Melting Point of Period 3 Elements
In Periodicity we need to explain the trend in melting point for Period 3 elements.
Let's take a look at the melting point trend first.
There are a few points to note:
1. Melting point increases for metals Na, Mg and Al
Strength of metallic bonds is related to valency.
Across the period the valency increases (from valency 1 in sodium to valency 3 in aluminium) so the metal atoms can delocalise more electrons to form more positively charged cations and a bigger sea of delocalised electrons.
Therefore metallic bond becomes stronger and melting point increases from sodium to aluminium.
In fact the metallic bond in sodium and other Group 1 metals is so weak that the melting point of sodium is unusually low and falls within the region of simple molecules.
2. High melting point for Si
Silicon is a macromolecule or giant molecule with strong and extensive covalent bonds.
Therefore a lot of energy is required to overcome these covalent bonds and melting point for silicon is very high.
The melting point of Si is the highest in Period 3 elements but do take note this doesn't mean all giant molecules have higher melting points than all metals.
In Chemical Bonding we treat metallic bond, ionic bond and covalent bond as strong bonds hence melting points of metals, ionic compounds and giant molecules are all considered high.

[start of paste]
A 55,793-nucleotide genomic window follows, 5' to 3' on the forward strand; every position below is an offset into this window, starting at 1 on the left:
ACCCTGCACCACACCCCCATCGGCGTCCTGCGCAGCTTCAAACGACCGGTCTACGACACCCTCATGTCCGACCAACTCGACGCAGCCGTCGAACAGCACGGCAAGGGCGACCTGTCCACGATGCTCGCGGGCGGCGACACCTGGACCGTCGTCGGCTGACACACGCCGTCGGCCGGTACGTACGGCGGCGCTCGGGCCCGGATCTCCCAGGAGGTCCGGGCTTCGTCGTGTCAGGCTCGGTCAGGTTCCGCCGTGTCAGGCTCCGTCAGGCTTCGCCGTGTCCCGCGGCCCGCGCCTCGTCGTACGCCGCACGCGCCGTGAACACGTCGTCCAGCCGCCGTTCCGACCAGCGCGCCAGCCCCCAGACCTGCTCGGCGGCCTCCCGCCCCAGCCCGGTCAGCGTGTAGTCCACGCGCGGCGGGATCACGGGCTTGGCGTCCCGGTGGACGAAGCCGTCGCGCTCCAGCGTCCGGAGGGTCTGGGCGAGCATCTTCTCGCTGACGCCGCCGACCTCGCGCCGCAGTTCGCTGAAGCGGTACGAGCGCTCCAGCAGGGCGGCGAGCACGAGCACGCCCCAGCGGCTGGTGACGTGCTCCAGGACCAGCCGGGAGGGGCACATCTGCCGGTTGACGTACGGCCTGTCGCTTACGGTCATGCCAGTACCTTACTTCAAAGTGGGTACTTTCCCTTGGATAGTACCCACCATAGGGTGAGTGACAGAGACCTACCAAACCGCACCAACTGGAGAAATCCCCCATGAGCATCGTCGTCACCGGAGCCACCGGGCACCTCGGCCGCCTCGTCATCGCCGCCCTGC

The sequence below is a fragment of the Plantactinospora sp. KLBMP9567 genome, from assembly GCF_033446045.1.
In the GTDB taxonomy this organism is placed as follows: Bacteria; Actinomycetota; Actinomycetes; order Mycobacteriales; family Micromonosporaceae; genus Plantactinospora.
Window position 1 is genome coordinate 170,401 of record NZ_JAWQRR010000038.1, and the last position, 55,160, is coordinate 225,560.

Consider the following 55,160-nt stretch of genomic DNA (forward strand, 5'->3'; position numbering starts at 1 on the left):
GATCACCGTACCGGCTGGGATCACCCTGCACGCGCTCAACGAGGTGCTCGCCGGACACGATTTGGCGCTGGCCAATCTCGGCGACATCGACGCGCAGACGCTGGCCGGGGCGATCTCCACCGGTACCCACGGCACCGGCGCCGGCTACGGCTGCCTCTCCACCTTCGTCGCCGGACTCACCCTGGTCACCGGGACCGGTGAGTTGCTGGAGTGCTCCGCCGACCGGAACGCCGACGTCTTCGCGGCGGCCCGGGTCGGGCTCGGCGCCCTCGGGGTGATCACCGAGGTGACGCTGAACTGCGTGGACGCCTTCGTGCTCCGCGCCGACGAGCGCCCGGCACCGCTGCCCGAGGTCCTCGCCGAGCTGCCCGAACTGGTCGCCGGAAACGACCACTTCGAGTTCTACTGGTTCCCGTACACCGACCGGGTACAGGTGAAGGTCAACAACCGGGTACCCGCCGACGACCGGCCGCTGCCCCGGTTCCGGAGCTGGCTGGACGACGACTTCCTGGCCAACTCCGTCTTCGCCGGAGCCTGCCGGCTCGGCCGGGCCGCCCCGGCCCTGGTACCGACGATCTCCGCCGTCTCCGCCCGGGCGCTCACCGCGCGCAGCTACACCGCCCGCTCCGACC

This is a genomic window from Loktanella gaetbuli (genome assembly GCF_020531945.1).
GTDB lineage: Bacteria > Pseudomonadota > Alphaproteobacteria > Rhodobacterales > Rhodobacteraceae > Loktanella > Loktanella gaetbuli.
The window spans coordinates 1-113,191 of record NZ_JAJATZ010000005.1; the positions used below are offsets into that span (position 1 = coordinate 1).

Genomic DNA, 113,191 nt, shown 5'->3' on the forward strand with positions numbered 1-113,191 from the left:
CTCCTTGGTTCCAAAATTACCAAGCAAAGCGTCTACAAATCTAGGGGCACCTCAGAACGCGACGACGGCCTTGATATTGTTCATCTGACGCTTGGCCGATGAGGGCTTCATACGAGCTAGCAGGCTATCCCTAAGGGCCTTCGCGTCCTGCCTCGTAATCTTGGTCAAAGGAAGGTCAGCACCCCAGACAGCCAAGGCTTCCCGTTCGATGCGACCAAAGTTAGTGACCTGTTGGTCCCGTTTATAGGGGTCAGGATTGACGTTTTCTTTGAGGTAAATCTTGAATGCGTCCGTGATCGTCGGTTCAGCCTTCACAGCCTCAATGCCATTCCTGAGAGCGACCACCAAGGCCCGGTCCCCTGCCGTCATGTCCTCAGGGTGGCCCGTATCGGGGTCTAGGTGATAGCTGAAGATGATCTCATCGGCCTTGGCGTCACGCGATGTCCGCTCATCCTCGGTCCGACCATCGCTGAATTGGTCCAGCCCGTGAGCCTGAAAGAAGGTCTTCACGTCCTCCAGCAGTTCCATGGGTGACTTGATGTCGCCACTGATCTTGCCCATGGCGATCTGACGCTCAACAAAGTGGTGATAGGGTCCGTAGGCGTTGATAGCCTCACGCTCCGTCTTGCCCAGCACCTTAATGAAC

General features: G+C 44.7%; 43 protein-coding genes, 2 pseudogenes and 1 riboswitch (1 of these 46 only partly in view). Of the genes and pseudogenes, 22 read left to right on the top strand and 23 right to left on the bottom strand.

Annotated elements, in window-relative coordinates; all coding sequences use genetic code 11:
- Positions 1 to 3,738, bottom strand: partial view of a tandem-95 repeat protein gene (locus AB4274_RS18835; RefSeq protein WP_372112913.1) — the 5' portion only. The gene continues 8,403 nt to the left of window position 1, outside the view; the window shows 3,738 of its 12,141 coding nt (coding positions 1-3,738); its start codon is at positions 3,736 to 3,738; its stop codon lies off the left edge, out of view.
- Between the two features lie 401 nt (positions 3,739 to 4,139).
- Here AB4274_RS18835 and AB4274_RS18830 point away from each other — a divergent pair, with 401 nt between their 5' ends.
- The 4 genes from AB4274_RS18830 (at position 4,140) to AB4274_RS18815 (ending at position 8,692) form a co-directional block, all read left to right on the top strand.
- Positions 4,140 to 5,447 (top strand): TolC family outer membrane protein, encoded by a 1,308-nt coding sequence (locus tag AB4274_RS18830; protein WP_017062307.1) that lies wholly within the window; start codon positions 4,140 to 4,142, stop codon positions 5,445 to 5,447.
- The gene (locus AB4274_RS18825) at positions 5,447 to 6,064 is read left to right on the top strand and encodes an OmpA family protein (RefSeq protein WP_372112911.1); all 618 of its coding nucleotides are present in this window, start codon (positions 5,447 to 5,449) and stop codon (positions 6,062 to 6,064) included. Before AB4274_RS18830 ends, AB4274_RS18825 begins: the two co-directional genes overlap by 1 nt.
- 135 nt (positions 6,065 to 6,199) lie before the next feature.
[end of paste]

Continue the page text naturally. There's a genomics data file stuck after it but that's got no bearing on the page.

In general we do not compare melting points between metals, ionic compounds and giant molecules.
3. Melting point for non-metals decrease in order S8, P4, Cl2
Phosphorus, sulphur and chlorine exist as simple molecules with molecular formula P4, S8 and Cl2 respectively.
Since they are non-polar, dominant intermolecular forces of attraction will be instantaneous dipole-induced dipole attraction, or dispersion forces or Van der Waals forces.
The larger and more polarisable the electron cloud, the stronger the id-id attraction between molecules hence the higher the melting point.
Since the molecular mass and electron cloud size is in the order S8 > P4 > Cl2, the melting point trend will be in that same order.
We can use the melting point of sodium as a benchmark for melting points of non-metals:
- P4 slightly below Na
- S8 slightly above Na
- Cl2 much lower than Na
Topic: Periodicity, Inorganic Chemistry, A Level Chemistry, Singapore
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